I am benchmarking the write performance in the case that Linux writes the data to the page cache without throttling the process or syncing the data to the disk. The simple experiment I am doing looks like the following:
long size = 1024; int fd = open ("file", O_CREAT | O_RDWR | O_TRUNC, ...); char *buffer = (char *) malloc (size) **start_time = time.now ();** write (fd, buffer, size); **end_time = time.now ();** close (fd); printf ("write duration %d\n", end_time - start_time);
Here I expect to effectively observe the memory bandwidth since the data is only copied to the page cache of the OS, and nothing is synced to the disk. Also, the OS has not started with the background flushes or throttling the process, since, the dirty rate is way lower than the background_dirty_ratio. Though, when I compare it to the memory bandwidth (memcpy cost of the same size), it is way more expensive than a memcpy:
char *buffer1 = (char *) malloc (size) char *buffer2 = (char *) malloc (size) **start_time = time.now ();** memcpy (buffer1, buffer2, size); **end_time = time.now ();** printf ("memcpy duration %d\n", end_time - start_time);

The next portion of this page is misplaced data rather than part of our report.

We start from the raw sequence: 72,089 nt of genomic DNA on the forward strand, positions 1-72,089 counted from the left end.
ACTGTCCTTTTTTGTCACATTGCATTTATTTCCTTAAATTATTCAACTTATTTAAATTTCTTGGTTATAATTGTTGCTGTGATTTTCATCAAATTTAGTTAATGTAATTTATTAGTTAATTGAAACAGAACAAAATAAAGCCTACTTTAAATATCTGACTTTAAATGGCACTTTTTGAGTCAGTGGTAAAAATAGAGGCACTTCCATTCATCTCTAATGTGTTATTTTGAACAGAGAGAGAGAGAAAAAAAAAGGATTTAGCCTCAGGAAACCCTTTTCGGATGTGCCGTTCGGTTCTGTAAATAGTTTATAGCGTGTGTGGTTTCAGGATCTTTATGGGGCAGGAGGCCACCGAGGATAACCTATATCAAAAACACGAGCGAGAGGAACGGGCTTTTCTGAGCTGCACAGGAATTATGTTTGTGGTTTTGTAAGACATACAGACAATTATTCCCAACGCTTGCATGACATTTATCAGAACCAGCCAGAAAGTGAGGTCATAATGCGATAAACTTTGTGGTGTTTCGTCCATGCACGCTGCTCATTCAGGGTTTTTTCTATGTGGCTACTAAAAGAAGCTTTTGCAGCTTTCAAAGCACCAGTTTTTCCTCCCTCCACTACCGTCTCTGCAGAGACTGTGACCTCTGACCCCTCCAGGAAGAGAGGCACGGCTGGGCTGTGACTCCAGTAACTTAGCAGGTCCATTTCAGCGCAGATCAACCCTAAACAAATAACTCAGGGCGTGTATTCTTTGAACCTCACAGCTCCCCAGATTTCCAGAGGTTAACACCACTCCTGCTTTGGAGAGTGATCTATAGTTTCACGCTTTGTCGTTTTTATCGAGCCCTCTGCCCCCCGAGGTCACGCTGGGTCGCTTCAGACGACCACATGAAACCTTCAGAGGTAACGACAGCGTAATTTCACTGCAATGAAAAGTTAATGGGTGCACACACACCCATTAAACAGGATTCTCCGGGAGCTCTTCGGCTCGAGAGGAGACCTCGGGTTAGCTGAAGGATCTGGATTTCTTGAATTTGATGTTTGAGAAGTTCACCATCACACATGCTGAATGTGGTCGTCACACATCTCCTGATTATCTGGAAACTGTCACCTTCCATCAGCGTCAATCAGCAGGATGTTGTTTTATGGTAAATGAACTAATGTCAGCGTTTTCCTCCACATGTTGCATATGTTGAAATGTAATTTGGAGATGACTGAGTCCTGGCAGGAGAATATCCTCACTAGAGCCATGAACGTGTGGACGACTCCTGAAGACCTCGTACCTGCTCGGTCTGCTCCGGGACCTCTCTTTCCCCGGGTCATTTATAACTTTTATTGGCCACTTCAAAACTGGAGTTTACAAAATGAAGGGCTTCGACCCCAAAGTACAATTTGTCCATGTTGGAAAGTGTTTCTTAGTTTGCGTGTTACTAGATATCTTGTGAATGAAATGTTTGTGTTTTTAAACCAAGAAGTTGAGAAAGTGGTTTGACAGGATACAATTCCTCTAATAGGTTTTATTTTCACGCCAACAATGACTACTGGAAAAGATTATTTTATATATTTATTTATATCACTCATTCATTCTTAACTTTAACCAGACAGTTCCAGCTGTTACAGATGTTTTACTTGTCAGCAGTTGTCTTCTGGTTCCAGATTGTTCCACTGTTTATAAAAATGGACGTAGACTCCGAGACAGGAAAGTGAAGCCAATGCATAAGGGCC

For instance on my system (Linux kernel version 4.2, CentOS), I see a memcpy bandwidth of almost 60GB/s, and the write bandwidth is almost 2GB/s. To my understanding, when write system call is invoked, it merely copies the data in the page cache (in memory) and returns as soon as the copy is done. So I expect to see a bandwidth near to memory bandwidth. I also tested the same experiment with larger data (before the OS starts to throttle the process) to mitigate the cost of making the system call. But still, I see almost the same results. Does anyone know why I am not observing the memory bandwidth when performing write on the page cache?